So we know the impacts of stress during pregnancy on the offspring. We have examples from the Dutch famine during the second World War, when scientists found an increasing rate of mental illness in the offspring of mothers who were pregnant during the hunger period, during the Nazi’s invasion of Netherlands. We know from a study done by my collaborators in Rwanda about the impact of the genocide trauma on the offspring of mothers who witnessed the genocide – the Tutsi genocide – those who had some of their family members killed, or they were widows, and during that time they were pregnant. So my collaborators found that when offspring are in their twenties, they have higher rates of depression and PTSD.

So I’m concerned about the impact of the Syrian war, but also about anywhere, about any stress in the world. And now indeed, we all are living the stress with the pandemic. So how that affects not only us, the generation that’s living this stress, but also the generations to come. So for me, my principle is how we can prevent rather than intervene. So prevention, not intervention. I don’t want to wait until the disorder, the disease, happens, and then I try to treat it. I want to prevent it. And that’s why I’m trying to understand, what are the mechanisms of stress inducing, depression, or the prenatal stress, and how that causes the disorders in the offspring. There might be something in the early stage mechanisms happening in the brain that have long-term impacts. I’m trying to dissect these mechanisms in my lab. And of course the ultimate goal is to find treatment or better preventive therapy.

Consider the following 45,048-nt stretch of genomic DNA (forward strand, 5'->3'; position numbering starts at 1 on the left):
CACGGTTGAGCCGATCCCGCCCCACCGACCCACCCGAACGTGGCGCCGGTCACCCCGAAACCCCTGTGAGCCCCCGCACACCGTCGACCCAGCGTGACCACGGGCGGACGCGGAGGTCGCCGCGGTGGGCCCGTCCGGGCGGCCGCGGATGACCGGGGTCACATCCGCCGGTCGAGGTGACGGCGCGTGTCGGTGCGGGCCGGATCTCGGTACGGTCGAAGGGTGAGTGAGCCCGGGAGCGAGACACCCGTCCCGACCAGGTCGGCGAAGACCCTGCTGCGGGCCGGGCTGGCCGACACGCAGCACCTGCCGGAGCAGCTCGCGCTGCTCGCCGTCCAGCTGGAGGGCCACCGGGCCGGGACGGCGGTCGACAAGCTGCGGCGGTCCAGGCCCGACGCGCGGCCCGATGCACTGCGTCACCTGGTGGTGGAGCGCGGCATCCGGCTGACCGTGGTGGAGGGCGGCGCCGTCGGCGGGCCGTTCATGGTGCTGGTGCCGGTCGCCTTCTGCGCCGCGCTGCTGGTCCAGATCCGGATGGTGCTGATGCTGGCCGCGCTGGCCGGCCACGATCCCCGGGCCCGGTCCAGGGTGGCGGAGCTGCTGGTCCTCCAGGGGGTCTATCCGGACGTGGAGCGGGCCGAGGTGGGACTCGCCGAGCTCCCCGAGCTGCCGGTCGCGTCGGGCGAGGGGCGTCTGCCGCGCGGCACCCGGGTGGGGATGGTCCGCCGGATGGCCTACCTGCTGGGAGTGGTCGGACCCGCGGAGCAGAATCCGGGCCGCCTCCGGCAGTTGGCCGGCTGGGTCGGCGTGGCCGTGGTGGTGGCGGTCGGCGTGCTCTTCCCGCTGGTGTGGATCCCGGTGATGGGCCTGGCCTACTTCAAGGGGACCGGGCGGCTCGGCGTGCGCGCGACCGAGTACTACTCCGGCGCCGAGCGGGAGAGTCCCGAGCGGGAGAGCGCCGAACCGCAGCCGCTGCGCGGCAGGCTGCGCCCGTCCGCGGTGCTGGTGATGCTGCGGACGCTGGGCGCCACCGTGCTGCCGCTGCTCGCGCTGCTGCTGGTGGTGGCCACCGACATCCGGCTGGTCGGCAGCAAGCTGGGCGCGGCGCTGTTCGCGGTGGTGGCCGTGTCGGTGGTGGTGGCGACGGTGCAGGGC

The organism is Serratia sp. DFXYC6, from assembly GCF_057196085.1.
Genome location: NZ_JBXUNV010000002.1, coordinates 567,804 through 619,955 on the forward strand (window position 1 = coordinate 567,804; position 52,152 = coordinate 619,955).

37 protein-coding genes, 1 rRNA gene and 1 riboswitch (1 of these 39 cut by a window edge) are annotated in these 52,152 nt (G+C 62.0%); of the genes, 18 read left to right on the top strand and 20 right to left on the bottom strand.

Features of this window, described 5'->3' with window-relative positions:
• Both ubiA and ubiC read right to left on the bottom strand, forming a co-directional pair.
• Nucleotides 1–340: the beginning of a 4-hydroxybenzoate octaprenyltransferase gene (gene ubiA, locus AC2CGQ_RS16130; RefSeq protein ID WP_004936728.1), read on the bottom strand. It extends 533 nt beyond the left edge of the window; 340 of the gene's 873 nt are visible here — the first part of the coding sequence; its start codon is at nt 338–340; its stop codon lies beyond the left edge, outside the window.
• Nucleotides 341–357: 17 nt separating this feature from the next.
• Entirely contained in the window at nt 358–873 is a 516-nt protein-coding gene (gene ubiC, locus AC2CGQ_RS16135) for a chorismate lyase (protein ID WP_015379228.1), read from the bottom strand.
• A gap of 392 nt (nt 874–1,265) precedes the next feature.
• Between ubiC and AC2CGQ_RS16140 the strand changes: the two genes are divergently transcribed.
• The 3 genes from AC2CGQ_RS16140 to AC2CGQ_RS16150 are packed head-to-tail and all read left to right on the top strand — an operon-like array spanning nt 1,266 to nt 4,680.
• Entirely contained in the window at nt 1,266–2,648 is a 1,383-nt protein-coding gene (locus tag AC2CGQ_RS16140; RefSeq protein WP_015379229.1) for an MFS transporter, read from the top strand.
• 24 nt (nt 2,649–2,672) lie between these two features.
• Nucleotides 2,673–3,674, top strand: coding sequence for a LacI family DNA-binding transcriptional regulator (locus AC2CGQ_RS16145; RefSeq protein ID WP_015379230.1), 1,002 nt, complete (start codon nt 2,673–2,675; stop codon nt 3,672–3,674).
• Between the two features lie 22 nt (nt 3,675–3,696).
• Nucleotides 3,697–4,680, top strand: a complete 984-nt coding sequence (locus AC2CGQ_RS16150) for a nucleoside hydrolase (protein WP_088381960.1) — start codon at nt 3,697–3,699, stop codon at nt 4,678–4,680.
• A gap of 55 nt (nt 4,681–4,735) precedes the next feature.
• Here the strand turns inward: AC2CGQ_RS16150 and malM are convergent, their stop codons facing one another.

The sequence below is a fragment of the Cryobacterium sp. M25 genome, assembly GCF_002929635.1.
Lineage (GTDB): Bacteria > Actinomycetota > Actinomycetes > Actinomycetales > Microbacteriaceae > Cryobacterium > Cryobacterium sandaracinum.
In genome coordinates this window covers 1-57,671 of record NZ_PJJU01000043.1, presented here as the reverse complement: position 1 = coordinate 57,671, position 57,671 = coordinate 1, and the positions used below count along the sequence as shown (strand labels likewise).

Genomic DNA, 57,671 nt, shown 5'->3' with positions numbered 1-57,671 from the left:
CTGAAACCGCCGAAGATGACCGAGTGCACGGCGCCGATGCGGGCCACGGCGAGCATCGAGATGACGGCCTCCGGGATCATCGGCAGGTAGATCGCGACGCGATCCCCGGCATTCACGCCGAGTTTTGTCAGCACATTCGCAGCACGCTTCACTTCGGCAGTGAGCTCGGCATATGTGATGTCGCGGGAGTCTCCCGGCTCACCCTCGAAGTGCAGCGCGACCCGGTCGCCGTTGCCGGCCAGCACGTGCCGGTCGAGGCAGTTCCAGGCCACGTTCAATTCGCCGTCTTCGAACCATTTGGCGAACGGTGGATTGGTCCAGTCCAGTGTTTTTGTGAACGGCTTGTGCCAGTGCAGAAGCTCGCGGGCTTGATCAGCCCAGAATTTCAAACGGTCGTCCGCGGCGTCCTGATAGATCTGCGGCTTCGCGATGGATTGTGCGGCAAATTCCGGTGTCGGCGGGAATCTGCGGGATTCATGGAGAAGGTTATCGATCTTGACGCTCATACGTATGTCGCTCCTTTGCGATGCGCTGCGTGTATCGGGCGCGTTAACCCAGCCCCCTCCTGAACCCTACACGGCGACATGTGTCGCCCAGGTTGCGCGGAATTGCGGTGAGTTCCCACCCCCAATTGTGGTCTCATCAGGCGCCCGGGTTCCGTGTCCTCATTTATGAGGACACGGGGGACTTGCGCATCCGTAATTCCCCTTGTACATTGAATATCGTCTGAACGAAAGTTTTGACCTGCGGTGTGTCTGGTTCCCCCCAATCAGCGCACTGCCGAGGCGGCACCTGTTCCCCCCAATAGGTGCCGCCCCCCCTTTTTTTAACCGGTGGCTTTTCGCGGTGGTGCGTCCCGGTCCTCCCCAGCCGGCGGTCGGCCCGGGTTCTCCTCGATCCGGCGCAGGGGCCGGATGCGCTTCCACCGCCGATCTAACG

Well, that is certainly a cool study, and we’ll have to have you back soon to see what you find. Amal, thanks so much for joining me today.

The UCI Podcast is a production of strategic communications and public affairs at the University of California, Irvine. Please subscribe to the UCI Podcast wherever you listen.